Women’s Bylines Lacking in “Thought-Leader” Magazines

Women writers continue to be underrepresented at five of the top “thought leader” magazines. An update of a report in last winter’s Ms. magazine reflects that the number of women writers has not increased since last year.

In The Atlantic Monthly, Harper’s, The New York Times Magazine, The New Yorker, and Vanity Fair, women earned just 447 of the 1,446 bylinesÑabout 31 percent. Harper’s had the most glaring disparity of men to women writers, with a ratio of seven to one. Moreover, women are often relegated to “hearth and home” stories, rather than to “hard-news” stories.

Ruth Davis Konigsberg, a deputy editor at Glamour and the author of the reports, points out that the number of women writers does not reflect the readership of these magazines. The New Yorker (with a byline ratio of four men to one woman) has a fairly gender-balanced audience of 1,799,000 women and 1,710,000 men. Vanity Fair, with a byline ratio of three men to one woman, has an opposite ratio in terms of readership: three women to one man.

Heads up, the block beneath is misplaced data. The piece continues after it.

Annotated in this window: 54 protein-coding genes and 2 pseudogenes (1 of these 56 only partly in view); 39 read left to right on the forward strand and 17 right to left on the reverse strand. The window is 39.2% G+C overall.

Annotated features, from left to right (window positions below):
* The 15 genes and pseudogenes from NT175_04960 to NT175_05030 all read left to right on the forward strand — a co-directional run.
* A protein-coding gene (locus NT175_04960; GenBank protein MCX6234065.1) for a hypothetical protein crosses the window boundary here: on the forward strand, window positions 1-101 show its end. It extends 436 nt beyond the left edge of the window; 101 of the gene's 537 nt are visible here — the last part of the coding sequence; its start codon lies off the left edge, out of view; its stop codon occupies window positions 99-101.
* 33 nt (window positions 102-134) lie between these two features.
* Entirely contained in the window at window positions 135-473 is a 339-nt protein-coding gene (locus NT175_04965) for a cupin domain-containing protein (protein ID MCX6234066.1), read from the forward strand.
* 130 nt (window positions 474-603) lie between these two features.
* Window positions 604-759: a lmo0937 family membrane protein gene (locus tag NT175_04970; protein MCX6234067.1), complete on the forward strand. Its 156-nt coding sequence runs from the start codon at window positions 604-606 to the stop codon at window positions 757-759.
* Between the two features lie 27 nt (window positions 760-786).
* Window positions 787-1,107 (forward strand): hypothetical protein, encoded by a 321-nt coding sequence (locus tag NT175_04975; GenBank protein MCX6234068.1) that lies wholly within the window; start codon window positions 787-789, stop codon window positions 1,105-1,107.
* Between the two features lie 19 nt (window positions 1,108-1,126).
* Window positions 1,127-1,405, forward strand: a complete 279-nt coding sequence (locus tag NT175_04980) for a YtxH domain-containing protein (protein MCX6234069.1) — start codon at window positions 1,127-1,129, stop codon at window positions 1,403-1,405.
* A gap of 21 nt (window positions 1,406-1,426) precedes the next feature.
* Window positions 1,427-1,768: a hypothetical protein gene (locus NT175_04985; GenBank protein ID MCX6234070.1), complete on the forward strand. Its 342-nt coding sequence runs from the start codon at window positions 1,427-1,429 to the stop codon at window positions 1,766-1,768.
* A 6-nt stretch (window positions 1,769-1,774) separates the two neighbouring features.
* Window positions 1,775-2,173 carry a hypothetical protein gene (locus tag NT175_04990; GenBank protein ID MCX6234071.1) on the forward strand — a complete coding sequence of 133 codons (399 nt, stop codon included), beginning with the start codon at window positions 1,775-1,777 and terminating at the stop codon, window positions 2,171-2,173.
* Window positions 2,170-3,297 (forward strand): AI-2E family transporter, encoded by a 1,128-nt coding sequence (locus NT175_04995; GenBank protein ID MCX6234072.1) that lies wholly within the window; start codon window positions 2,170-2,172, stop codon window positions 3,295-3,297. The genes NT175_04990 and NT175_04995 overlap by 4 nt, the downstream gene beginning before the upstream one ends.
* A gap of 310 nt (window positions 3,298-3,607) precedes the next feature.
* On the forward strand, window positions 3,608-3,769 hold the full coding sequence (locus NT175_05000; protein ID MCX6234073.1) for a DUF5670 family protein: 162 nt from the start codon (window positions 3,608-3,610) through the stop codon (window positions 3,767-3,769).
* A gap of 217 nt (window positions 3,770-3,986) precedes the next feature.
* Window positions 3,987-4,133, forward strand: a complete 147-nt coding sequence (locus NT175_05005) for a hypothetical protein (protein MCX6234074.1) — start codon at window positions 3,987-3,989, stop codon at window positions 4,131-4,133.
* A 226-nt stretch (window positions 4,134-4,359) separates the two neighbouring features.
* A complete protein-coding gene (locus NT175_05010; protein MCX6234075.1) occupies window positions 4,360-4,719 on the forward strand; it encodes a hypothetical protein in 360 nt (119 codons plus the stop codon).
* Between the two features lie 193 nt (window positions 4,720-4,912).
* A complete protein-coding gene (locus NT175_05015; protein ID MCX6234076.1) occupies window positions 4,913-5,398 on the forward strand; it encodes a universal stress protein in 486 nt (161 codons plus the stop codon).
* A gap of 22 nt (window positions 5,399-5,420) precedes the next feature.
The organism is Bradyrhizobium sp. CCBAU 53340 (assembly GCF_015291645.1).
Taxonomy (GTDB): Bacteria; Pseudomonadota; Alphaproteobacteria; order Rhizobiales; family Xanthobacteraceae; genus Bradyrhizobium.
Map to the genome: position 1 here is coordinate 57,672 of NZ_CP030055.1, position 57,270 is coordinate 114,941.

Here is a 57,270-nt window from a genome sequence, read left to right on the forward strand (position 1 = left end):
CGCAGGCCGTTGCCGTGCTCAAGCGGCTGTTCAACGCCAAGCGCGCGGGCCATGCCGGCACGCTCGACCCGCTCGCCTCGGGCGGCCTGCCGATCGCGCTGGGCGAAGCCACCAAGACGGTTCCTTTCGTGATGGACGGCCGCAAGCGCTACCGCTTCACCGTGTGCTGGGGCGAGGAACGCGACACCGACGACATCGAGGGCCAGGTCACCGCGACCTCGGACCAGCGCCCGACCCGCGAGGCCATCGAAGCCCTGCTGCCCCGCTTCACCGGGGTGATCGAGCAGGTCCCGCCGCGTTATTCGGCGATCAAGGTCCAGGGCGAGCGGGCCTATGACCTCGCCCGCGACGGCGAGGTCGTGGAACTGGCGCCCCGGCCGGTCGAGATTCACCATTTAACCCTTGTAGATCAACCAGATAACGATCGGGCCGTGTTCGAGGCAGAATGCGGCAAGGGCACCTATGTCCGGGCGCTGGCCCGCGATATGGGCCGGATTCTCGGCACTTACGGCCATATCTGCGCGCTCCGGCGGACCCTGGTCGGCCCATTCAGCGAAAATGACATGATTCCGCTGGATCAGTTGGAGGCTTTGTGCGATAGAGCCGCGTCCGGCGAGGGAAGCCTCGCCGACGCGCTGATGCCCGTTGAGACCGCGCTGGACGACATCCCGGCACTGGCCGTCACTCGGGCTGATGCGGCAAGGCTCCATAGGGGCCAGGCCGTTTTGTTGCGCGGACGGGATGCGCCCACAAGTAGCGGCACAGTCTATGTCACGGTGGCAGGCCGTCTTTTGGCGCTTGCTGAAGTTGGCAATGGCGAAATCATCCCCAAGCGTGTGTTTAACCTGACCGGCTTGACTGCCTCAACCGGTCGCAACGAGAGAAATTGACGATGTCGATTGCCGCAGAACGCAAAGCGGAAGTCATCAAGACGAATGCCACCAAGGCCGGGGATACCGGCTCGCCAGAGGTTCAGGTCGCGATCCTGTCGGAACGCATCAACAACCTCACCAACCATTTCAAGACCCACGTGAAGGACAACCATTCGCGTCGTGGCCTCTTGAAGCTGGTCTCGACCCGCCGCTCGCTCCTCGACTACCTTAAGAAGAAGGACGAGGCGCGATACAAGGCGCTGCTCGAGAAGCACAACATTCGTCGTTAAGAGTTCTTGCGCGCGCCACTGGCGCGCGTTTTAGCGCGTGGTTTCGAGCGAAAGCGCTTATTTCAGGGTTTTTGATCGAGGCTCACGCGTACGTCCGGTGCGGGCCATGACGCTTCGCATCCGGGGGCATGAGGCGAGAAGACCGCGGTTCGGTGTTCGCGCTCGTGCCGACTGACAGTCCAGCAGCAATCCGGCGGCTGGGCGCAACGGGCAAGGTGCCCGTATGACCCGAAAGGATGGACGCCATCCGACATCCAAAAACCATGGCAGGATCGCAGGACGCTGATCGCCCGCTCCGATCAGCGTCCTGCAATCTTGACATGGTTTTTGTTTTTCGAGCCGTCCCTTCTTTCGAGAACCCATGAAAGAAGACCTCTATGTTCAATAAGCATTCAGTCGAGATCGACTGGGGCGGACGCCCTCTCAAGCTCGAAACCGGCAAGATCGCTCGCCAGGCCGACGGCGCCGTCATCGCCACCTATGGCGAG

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WomenTK; Ms. magazine Winter 2006

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